Out of print for more than 30 years, now available for the first time as an eBook, this is the controversial story of John Wooden's first 25 years and first 8 NCAA Championships as UCLA Head Basketball Coach. Notre Dame Coach Digger Phelps said, "I used this book as an inspiration for the biggest win of my career when we ended UCLA's all-time 88-game winning streak in 1974."

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Click the book to read the first chapter and for ordering information.

Reprise (3/10)

by Tony Medley

How interested would you be in a film that starts out by saying, “Fletcher Christian could have signed on for a voyage to Tahiti with Captain Bligh,” or “Butch Cassidy could have teamed up with The Sundance Kid to rob banks,” or “Rhett Butler could have met Scarlett O’Hara at a southern plantation called Tara?” Using the subjunctive isn’t the way to capture the interest of an audience. Rather, it’s a way of getting them to conclude, “I’ll pass.”

This film is told almost entirely in the subjunctive. One doesn’t really know what is happening or when it happened or if it happened. The story of two friends, both of whom perceive themselves as writers, this is little more than pretentious pseudo-existential European hogwash.

Philip (Anders Danielson Lie, a doctor and musician) and Erik (Espen Klouner Høiner, an advertising copywriter) are two 20 year-old buddies who each could have submitted manuscripts at the same time. From that point the subjunctive controls and the movie doesn’t really let the audience know what’s real and what isn’t.

Maybe six months later we learn that Phillip’s novel could have been published to wonderful reviews while Erik’s could have been rejected. Phillip could have reacted by becoming psychologically bereft and suffering a mental breakdown. His relationship with his girl friend, Kari (A gorgeous newcomer, Viktoria Winge) is precarious, to say the least. In fact, one of the weaknesses of the film is why Kari continues to be there for Phillip, such a psycho is he.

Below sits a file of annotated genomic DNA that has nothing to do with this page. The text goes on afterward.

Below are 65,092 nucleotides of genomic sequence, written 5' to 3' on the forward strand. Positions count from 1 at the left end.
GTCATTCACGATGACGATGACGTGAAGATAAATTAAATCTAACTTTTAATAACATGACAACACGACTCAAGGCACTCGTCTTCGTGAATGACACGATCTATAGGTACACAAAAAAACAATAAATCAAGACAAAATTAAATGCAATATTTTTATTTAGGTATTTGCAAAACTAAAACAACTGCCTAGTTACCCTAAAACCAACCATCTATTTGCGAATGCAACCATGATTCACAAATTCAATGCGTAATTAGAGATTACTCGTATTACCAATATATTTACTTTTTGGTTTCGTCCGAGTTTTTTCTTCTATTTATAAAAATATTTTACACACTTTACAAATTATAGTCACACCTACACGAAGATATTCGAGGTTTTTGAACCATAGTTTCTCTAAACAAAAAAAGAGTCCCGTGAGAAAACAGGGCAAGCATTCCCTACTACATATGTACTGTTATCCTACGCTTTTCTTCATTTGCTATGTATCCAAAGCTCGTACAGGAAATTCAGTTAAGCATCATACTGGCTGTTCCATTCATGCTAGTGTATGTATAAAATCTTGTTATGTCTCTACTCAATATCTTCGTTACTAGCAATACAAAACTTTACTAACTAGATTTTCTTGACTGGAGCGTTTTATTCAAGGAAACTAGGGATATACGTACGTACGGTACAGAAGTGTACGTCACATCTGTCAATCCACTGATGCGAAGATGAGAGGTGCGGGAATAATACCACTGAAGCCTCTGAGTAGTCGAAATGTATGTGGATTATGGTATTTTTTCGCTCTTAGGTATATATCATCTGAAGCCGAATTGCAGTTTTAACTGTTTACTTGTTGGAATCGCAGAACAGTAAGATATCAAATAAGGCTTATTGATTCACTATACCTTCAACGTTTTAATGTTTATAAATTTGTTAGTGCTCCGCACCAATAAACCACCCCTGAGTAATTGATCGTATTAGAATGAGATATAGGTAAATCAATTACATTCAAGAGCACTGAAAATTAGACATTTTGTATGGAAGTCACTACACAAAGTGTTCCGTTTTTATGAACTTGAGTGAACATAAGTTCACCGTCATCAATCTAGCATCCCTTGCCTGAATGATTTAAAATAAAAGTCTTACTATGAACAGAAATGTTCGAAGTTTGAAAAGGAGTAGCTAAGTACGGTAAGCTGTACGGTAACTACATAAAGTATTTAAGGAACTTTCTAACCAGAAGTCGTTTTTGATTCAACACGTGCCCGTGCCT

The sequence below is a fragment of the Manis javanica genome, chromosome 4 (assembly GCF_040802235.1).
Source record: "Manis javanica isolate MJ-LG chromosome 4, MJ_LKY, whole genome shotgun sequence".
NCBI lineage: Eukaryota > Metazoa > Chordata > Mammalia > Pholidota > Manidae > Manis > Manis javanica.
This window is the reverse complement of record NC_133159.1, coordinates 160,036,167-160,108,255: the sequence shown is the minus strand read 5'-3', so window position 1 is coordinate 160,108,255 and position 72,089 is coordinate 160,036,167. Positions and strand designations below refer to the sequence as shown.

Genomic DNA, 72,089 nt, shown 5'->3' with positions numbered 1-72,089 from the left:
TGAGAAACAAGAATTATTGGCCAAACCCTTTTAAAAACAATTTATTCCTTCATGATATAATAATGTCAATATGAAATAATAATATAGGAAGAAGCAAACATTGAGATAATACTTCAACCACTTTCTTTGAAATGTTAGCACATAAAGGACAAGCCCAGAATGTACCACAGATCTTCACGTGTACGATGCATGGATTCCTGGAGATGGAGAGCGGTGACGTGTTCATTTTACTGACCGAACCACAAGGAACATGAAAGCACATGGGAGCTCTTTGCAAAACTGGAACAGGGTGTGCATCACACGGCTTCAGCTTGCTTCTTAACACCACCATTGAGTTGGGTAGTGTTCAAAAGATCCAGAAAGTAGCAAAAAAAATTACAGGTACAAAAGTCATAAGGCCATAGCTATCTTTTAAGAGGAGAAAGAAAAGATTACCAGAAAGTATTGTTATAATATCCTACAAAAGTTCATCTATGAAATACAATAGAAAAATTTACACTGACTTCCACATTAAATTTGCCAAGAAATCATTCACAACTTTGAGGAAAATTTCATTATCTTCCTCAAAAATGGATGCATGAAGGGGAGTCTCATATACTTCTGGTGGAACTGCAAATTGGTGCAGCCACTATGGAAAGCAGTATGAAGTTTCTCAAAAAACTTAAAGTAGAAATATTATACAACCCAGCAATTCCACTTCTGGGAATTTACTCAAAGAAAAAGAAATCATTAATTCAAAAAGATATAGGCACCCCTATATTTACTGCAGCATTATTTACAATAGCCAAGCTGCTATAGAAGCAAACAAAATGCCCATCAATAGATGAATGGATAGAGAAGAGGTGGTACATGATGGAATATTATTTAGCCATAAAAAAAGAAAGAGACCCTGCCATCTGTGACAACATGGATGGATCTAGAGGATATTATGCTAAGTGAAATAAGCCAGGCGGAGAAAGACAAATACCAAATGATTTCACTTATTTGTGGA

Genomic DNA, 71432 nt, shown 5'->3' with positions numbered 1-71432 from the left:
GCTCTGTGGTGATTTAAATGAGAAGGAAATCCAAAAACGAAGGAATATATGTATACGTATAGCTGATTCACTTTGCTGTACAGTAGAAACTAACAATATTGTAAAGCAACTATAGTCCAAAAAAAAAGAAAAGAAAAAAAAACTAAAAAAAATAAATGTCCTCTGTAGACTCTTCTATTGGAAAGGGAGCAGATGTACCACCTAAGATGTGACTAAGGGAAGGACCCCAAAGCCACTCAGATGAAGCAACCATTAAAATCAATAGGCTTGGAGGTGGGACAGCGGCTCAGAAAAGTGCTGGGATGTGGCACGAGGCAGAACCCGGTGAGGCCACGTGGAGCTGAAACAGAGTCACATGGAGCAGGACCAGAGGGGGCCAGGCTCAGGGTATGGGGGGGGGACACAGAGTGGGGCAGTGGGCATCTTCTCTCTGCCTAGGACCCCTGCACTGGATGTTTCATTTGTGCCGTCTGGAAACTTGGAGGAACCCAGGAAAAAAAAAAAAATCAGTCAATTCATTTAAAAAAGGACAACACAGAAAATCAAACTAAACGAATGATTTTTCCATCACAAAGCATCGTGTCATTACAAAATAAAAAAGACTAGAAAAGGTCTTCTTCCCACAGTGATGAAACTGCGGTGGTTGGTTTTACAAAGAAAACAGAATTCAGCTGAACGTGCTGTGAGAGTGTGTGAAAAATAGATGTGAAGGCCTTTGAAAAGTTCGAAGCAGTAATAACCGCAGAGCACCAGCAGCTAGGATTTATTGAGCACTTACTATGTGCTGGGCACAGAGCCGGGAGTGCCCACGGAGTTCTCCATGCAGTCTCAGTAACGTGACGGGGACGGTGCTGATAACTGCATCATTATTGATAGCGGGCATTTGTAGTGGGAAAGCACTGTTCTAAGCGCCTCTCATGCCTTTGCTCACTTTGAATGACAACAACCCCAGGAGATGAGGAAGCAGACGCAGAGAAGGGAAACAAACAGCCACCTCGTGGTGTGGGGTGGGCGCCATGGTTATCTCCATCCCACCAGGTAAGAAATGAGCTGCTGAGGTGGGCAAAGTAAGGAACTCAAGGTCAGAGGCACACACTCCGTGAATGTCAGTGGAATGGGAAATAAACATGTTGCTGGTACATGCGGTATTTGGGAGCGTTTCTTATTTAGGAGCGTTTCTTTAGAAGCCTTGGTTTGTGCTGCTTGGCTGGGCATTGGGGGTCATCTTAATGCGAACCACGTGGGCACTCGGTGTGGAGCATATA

Erik is a charming lightweight, who takes everything with a grain of salt, apparently. The subjunctive method of storytelling adopted by Director-writer (with Eskil Vogt) sometimes leads us to believe that he goes away and concentrates on his craft. Why the use of the words “could have” in the narrative method of telling the story. Does he or doesn’t he?

The only time the film held any interest for me was when Winge was onscreen. She is not only stunningly beautiful; she gives a high-quality performance.

This film consists of lots of talk and shots of people thinking. To describe it as slow doesn’t do it justice. People sit around and talk about nothing for long periods of time.

The first rule of filmmaking should be that the audience should care about the protagonists of the film. The only people I cared about were Kari and Lillian (Silje Hagen), Erik’s girlfriend, a minor character, but one who establishes Erik’s frivolous personality. I didn’t care a fig about Phillip and Erik, and thought both of their girlfriends should have dumped them. If they had done so much sooner, I wouldn’t have had to sit through this almost 2-hour film that ends as enigmatically as it is told.

In its native Norway, the film won Best Picture, Best Director and Best Screenplay at the national film awards. That’s a telling commentary on how starved Norwegians must be for entertainment. In Norwegian.

May 23, 2008